Vector iterator not decrementable

I thought I was being smart by switching over to newer style vector iterator for loops but now that I am porting my code to windows from OSX (where it ran perfectly) I am getting the error “Vector Iterator not Decrementable” and the sketch fails to run.

I have read some of the related posts and they all seem to be slightly different use cases. I liked this style of for loop because it allowed me to use reference to the instance easily. I guess I either need to know if there is a solution or if I need to switch back to a regular for loop.

for(std::vector<car>::iterator it = cars.begin() ; it != cars.end(); ++it) {
    (*it).wander();
    (*it).arrive();
    (*it).update(maxSpd, alphaTagetAng);
    trail.setVertex((*it).leadVert, (*it).location);
    if(frame%3==0){
        trail.addVertex((*it).location);
        col = ofColor(ofRandom(100,200),ofRandom(100,200), ofRandom(100,200), 40);
        col = ofColor(col.r*tint.x,col.g*tint.y, col.b*tint.z, col.a*1.0 );
        trail.addColor(col);
        (*it).leadVert = trail.getNumVertices()-1;
    }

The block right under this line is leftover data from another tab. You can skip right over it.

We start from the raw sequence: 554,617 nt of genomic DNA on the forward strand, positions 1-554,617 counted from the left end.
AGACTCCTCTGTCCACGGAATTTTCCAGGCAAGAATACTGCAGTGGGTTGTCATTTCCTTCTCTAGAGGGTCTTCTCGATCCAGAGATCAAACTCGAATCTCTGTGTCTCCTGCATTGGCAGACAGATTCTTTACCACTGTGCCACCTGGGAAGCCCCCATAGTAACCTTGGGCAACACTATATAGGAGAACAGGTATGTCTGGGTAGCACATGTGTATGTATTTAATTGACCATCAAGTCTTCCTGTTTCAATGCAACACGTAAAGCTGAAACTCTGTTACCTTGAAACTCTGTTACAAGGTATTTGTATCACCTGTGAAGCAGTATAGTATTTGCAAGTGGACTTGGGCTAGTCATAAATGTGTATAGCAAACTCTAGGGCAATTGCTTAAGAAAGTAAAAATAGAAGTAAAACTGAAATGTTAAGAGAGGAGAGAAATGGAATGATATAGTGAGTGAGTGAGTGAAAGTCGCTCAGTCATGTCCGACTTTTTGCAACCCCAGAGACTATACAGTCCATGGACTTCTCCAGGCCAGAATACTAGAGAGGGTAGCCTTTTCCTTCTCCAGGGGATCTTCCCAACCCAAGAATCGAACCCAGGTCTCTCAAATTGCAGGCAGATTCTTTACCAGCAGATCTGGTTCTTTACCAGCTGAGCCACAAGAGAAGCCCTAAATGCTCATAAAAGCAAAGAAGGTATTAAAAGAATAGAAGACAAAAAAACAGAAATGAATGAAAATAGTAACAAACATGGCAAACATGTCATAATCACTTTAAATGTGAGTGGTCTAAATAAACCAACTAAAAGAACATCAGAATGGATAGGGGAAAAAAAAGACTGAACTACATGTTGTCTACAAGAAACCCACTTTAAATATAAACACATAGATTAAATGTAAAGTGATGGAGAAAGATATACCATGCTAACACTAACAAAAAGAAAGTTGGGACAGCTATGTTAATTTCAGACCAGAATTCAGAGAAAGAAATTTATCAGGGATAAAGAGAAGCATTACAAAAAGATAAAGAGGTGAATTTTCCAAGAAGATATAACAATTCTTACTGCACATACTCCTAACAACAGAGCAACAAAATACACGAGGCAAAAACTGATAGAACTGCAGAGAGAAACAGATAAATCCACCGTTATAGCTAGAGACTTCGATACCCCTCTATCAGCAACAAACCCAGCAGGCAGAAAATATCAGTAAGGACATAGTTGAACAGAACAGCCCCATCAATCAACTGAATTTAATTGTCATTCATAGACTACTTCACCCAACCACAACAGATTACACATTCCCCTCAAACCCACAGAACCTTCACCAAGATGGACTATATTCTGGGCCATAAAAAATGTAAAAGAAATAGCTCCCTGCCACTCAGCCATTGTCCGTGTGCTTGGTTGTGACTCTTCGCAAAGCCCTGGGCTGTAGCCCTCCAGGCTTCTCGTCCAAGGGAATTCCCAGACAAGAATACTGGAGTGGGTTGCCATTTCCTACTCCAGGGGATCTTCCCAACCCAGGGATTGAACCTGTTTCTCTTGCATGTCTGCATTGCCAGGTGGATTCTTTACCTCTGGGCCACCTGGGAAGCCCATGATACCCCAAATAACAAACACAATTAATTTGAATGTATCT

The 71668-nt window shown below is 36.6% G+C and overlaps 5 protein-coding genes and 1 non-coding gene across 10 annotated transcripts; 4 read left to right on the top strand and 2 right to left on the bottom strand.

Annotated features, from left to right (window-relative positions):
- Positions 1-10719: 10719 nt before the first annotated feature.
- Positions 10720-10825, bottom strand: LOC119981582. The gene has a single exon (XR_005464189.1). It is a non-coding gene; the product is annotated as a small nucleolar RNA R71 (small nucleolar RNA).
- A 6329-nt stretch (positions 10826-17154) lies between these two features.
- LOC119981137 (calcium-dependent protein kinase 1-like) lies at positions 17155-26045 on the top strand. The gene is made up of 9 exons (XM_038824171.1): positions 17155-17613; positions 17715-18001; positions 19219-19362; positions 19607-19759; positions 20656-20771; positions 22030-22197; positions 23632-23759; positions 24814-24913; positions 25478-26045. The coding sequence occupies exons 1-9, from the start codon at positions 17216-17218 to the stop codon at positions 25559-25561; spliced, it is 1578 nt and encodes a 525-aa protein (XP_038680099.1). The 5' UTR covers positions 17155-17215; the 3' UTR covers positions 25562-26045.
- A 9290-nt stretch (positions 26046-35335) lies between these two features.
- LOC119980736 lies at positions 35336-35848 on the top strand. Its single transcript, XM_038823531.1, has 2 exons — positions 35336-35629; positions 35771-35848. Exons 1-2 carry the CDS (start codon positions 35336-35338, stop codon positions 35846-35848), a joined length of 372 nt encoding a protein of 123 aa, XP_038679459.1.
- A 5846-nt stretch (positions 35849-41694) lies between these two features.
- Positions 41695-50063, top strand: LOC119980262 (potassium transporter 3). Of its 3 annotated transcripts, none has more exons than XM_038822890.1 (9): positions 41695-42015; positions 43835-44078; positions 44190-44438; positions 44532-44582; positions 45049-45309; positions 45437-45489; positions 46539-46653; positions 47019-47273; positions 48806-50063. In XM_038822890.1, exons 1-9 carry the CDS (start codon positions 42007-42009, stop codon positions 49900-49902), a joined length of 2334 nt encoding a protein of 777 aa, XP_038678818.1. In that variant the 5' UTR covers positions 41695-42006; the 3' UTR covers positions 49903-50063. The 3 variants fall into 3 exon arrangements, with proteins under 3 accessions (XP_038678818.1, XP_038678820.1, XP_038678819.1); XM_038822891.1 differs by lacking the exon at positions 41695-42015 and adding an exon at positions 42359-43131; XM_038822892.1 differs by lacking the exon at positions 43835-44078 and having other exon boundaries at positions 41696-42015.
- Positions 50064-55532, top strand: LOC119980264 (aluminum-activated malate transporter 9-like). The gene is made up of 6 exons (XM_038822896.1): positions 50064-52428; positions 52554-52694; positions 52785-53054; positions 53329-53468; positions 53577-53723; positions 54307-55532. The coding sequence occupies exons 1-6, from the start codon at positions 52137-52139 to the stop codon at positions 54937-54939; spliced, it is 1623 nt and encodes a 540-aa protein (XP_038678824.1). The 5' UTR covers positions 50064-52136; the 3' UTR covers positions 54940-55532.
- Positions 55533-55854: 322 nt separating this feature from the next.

if(trail.getNumVertices()>2500) {
        trail.removeVertex(0);
        trail.removeColor(0);
    }
    if (!(*it).life) {
        //ofRemove(cars, kill);
        cars.erase(it); //<---------------Problem
        //playMe = true;
        it--;
    }
}

i would use instead:

cars.erase(std::remove_if(cars.begin(), cars.end(), [&](Car & car){
    car.wander();
    car.arrive();
    car.update(maxSpd, alphaTagetAng);
    trail.setVertex(car.leadVert, car.location);
    if(frame%3==0){
        trail.addVertex(car.location);
        col = ofColor(ofRandom(100,200),ofRandom(100,200), ofRandom(100,200), 40);
        col = ofColor(col.r*tint.x,col.g*tint.y, col.b*tint.z, col.a*1.0 );
        trail.addColor(col);
        car.leadVert = trail.getNumVertices()-1;
    }
    if(trail.getNumVertices()>2500) {
        trail.removeVertex(0);
        trail.removeColor(0);
    }
    return !cars.life;
}), cars.end());

which avoids directly dealing with the individual iterators, having to dereference them and it’s also faster since remove_if doesn’t need to move the remaining of the vector every time you erase one element but instead swaps the elements to be removed to the end of the vector and then cars.erase() just needs to resize the vector to the last valid element.

Arturo,
holy crap. I get how it works, but would never have gotten there. Thank you so much for the code!!
Any thoughts on why this worked on OSX but not windows?

not 100% sure but i guess the vs compiler has some more checks on iterators, might be that it detects that the iterator has been deleted and won’t let you decrease it cause it’s been invalidated or that in certain paths like the first iteration you are going to go beyond the vector boundaries by decreasing it which would be illegal in principle and might have crashed at run time in debug where visual studio does boundary checks